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There are many instances where someone might need to remove the background from a photos. Sometimes it is for a product image, where a white background is usually the standard, or the product image might be needed as an asset for another ad or project.

Having the image alone without a background allows the product image to be used in a much wider variety of ways, including placing it on a different background if need be. Most would use Photoshop for something like this, but Photoshop can be an expensive investment, even with the monthly subscription service Adobe offers now in lieu of buying the program outright for thousands of dollars. The good news is there are ways to get the job done without Photoshop.

There are a few freeware programs out there that could do the trick, but GIMP I find is one of the better ones. The interface can be a little bit clunky, as it uses a variety of windows and panels, but it functions similarly to Photoshop, and many people even prefer it to Photoshop after getting used to it. Once you’ve downloaded and installed GIMP, you’re ready to begin.

First thing you’ll want to do is create a new file. Make the image size fairly large, or at least large enough to fit the full image you’ll be editing. Make sure the default background is transparent. If you are going to be using the image for print media (like posters, fliers, brochures, etc), set the color mode to CYMK since those are the colors standard to most printers.

Otherwise, either color mode should be fine. Once you have your new document, it is time to drop the image you’ll be working with into GIMP. Just drag the image file into the active window and it’ll appear as a new layer in GIMP.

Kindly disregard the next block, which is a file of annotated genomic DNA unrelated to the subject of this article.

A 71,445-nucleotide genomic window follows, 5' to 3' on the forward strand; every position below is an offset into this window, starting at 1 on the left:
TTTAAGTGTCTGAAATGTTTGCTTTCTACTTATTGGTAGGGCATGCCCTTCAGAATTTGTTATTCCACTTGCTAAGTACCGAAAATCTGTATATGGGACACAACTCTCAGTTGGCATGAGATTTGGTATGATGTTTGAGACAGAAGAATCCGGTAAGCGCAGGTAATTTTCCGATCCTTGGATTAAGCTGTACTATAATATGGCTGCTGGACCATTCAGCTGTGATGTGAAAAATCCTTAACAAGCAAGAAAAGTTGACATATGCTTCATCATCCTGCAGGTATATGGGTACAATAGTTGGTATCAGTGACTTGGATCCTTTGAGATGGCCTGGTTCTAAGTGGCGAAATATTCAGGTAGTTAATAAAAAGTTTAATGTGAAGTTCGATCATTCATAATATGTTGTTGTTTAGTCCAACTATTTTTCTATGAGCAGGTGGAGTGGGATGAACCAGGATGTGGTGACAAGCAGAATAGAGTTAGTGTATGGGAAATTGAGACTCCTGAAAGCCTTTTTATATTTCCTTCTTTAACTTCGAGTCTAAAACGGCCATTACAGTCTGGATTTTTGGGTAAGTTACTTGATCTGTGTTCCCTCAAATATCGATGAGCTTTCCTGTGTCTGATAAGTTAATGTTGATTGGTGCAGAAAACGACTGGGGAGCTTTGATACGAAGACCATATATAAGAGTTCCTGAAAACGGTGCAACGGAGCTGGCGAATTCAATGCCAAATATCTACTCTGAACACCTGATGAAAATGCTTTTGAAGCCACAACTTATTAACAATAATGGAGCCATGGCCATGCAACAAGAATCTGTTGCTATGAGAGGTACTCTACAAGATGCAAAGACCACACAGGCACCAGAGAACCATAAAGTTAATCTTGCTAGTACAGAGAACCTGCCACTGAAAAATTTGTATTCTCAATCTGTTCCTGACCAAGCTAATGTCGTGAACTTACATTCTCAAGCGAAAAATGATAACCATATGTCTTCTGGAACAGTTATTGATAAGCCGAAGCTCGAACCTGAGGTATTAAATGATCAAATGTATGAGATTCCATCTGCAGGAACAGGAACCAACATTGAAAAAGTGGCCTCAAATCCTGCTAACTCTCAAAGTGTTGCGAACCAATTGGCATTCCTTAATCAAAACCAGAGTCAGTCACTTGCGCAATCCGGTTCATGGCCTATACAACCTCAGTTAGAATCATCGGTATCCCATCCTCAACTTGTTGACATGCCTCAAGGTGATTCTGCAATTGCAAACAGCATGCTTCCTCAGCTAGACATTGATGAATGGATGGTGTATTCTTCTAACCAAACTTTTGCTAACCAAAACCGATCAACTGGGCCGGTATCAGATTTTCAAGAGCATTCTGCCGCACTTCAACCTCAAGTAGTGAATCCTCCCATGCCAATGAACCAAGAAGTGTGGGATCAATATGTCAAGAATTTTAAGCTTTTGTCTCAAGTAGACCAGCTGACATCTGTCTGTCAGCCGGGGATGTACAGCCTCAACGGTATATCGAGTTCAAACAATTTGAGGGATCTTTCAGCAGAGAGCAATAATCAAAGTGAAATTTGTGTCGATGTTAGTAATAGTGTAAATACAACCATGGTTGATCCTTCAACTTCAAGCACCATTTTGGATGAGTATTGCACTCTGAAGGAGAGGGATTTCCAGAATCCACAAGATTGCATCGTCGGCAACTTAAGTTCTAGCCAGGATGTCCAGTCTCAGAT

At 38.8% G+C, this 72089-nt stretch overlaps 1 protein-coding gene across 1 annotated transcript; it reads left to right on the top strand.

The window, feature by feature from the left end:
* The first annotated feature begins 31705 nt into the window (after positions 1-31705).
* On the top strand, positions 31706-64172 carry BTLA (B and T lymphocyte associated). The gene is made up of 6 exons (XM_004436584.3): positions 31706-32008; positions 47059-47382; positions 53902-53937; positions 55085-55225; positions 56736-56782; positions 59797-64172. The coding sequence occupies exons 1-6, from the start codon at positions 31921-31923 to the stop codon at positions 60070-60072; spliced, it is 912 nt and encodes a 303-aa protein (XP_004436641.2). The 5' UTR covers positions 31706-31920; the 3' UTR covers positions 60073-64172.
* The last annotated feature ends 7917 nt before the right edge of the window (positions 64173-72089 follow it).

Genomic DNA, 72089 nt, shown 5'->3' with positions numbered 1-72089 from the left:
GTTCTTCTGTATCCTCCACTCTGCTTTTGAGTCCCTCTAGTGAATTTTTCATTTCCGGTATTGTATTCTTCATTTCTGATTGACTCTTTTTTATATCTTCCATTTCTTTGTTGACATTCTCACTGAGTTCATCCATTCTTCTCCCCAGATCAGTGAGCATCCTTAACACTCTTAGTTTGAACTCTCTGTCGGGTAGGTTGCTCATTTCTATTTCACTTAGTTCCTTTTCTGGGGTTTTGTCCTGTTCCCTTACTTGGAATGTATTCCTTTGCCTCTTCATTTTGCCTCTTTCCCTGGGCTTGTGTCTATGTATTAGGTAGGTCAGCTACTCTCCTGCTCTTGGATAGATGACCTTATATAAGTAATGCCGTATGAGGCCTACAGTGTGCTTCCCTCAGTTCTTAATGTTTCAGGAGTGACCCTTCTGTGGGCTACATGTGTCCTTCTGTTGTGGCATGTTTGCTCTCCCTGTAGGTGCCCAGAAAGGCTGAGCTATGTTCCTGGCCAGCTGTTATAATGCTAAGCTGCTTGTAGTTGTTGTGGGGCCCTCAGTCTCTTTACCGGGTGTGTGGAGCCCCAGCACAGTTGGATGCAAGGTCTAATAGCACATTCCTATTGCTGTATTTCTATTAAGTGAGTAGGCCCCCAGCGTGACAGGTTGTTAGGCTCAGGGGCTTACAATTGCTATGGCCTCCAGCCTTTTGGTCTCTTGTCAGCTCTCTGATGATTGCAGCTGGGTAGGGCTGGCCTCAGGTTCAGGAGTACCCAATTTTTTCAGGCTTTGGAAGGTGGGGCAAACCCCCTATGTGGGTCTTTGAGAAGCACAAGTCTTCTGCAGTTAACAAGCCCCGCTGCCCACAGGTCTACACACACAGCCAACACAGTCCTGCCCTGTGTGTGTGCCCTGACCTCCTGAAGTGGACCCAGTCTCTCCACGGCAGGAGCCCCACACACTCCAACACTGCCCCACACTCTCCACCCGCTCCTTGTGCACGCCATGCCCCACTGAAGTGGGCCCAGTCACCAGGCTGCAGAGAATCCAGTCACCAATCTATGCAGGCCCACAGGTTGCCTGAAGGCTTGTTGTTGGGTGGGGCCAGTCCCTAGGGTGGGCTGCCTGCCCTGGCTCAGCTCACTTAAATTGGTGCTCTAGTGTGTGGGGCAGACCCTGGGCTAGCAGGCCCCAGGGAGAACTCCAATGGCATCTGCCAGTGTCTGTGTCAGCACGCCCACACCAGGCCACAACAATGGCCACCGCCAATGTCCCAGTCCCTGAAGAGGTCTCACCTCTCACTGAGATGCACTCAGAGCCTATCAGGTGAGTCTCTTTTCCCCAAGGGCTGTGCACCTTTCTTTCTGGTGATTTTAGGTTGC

Now that the image is in place, we just need to get rid of that pesky background. There are a few ways to do this depending on the object and background. If the background is mostly a single color, and there is a lot of contrast between the background and the object, you can use the quick select tool to select either just the object, or everything but the object.

Click the little wand icon in the tools menu and drag it over the background, getting close to the object you want to keep on the image but not touching it. A dotted line should start blocking out an area around the object until everything around it is selected. From here, just press the delete key and voila, no more background.

If the background is a little more complex, there’s another method you can use, but its a little more time consuming and requires a little more patience. Click on the little lasso icon in tools, and carefully trace around the object you want to use. Once you’re done, you can add or subtract from your selection by holding the shift or ctrl keys while using the lasso tool.

Once you’re done, click select from the menu at the top of the screen and then click on select inverse in the drop down menu (depending on your version of GIMP, the wording may be slightly different). This will select everything but the object you just selected with the lasso tool. Just press the delete key and the background should be gone.

The last step is saving your image. I highly recommend saving the image as a .png file. This will preserve the transparency layer you’re using as a background, meaning you can drop the image on another background no problem. Saving as a .gif or .jpg will replace the transparent section with white, which is nice for simple product images, but will require you to redo all this work just to get the object on its own again if you need to use it as an asset for another project.

Some of these steps or the wording and names of some of the tools may vary slightly depending on the version of GIMP being used, but overall the key steps should be the same no matter what version you use. If you have any questions or run into any issues, there are plenty of tips and guides on YouTube as well as our blog, where you can find even more creative tips and tricks.